John Kemp, the senior market analyst of commodities at Reuters, published a new report that details how global vehicle production is falling at the fastest rate since the financial crisis, leading to depressed manufacturing output, freight, and the consumption of energy and other commodities.
The Organization of Motor Vehicle Manufacturers (OICA) reports that global auto vehicle output weakened last year by 1%, the first time since 2009, and the third drop since the Dot Com Bust.
The epicenter of the auto bust is in China, India, and Germany. Production was slightly down in the US and up in Japan.
Global shifts in consumer demand of autos have rippled through the supply chain, all the way to manufacturers, which by the way, is the beating heart of the global economy.
"Motor manufacturers are among the world's largest consumers of energy and raw materials, intermediate products such as plastic, steel and aluminium, and services such as marketing and advertising," Kemp said.
The industry is an essential source of durable capital goods for major manufacturing hubs, centered in Asia, Europe, and the US. It's a producer of high-value exports for countries, able to produce high wages and drive millions of people into the middle class.
But as soon as fluctuations in consumer demand are seen, the transmission of a bust cycle ripples through the supply chain and detonates at the manufacture, but can also have a more significant impact on producers of energy and other commodities.
Weakness in the global auto industry has pushed global freight demand lower and led to declining demand for petrol fuels, especially diesel.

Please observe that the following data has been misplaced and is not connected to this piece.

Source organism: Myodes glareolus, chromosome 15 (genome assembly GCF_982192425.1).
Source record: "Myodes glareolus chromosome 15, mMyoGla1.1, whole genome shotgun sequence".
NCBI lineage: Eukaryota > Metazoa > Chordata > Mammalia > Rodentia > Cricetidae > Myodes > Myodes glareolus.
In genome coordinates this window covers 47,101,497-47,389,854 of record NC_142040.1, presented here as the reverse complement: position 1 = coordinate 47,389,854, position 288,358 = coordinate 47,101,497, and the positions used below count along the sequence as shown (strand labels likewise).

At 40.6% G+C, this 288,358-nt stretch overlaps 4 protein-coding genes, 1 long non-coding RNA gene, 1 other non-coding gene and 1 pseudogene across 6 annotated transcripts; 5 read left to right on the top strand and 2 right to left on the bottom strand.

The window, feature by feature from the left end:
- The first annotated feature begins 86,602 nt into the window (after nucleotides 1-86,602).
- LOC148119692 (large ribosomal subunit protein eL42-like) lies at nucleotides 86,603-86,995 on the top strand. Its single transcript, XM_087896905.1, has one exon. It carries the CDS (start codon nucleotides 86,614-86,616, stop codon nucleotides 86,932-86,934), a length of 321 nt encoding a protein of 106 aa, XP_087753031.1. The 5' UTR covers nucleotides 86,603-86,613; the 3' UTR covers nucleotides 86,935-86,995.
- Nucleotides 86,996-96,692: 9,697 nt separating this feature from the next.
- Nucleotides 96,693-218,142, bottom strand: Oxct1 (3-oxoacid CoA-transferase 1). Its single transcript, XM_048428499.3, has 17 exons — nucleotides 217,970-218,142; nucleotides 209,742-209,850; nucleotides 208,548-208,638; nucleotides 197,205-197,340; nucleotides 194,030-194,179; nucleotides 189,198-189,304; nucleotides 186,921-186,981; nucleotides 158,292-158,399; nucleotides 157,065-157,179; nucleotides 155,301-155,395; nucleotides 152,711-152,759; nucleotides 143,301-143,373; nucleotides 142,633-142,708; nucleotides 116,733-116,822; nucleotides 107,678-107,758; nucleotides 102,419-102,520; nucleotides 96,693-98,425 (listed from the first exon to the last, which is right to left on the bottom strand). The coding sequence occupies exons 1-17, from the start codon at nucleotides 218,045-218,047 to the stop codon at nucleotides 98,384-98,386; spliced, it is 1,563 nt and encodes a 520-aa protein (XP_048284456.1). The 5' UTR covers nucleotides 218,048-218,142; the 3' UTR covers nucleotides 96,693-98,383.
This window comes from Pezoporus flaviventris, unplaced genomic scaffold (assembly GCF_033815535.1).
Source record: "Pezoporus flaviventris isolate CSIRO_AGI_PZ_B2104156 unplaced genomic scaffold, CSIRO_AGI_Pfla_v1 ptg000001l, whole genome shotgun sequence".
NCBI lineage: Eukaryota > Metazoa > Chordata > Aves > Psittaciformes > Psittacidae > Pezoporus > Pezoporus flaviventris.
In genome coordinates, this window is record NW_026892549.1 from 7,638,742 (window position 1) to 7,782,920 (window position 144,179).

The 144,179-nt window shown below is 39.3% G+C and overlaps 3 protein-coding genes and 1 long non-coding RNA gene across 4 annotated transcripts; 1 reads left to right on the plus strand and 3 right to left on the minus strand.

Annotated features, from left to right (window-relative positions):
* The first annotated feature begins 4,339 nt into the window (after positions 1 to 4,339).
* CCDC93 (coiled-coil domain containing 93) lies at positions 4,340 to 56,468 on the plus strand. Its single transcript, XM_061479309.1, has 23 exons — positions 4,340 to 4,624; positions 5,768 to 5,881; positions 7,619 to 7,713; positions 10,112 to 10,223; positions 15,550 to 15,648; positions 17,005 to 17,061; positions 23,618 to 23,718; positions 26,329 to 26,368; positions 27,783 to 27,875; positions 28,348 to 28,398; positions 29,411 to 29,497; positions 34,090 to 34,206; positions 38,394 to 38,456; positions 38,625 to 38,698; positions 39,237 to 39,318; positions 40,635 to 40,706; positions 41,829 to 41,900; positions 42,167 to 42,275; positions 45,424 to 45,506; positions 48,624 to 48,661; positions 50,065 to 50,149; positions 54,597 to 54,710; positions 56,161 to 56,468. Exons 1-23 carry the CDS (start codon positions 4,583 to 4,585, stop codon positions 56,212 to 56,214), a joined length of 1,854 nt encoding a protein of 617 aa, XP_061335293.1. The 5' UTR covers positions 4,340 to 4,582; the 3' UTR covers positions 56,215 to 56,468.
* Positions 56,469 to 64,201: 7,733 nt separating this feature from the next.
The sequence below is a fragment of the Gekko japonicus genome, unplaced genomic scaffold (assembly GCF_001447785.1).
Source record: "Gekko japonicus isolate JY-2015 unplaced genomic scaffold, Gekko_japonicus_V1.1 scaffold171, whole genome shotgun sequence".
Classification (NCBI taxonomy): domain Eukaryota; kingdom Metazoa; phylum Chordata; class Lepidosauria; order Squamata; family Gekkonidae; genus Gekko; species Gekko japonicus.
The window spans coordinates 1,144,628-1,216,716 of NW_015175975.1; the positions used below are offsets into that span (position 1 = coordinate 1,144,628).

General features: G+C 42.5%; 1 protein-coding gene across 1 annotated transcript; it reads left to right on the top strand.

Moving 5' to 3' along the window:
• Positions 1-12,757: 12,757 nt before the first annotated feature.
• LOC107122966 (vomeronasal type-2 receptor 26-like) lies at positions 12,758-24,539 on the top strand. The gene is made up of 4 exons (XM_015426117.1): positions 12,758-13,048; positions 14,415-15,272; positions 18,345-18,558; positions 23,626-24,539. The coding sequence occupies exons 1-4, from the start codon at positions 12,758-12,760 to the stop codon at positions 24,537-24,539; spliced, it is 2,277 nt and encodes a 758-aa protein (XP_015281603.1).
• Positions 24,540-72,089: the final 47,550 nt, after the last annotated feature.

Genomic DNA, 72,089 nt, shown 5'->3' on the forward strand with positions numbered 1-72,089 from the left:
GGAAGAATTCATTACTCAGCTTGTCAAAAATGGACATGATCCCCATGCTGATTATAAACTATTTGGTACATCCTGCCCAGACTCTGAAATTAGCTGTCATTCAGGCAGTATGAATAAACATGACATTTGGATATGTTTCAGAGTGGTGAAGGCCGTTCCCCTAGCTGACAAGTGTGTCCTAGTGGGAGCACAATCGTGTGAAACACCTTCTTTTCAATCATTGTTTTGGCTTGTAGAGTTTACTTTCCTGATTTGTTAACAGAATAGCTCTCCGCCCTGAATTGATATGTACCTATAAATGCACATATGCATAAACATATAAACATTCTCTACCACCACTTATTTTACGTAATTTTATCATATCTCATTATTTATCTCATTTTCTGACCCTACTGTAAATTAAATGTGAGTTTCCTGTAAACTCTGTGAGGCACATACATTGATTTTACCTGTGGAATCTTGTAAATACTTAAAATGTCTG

Growth in worldwide vehicles could be stagnating, which would have severe consequences for the US and OPEC countries who extract crude and process it into refined fuels. And that's maybe why crude and crude product stockpiles are near record highs across the world.
The industry's problems have been building for the last several years, could explain why oil consumption across the world has been in a "severe slowdown" since mid-2018.
Kemp noted that China's vehicle output plunged -13% in 1H19 and Germany hit levels not seen since 2009.
As we have detailed before, India's auto production has gone bust, down -11% YoY from April to July. This has led to hundreds of thousands of job losses in that period.
Kemp said, "plunging vehicle production has been a major contributor to the weakness in global manufacturing and freight reported since the middle of 2018."
The shift in consumer demand rippling through global supply chains of auto manufacturers will continue through 2H19 into 1H20.
In some cases, the downturn in auto production, especially in India, could last until 2021.
With that being said, oil consumption growth isn't likely to accelerate again until production troughs and turns back up. This could take several years.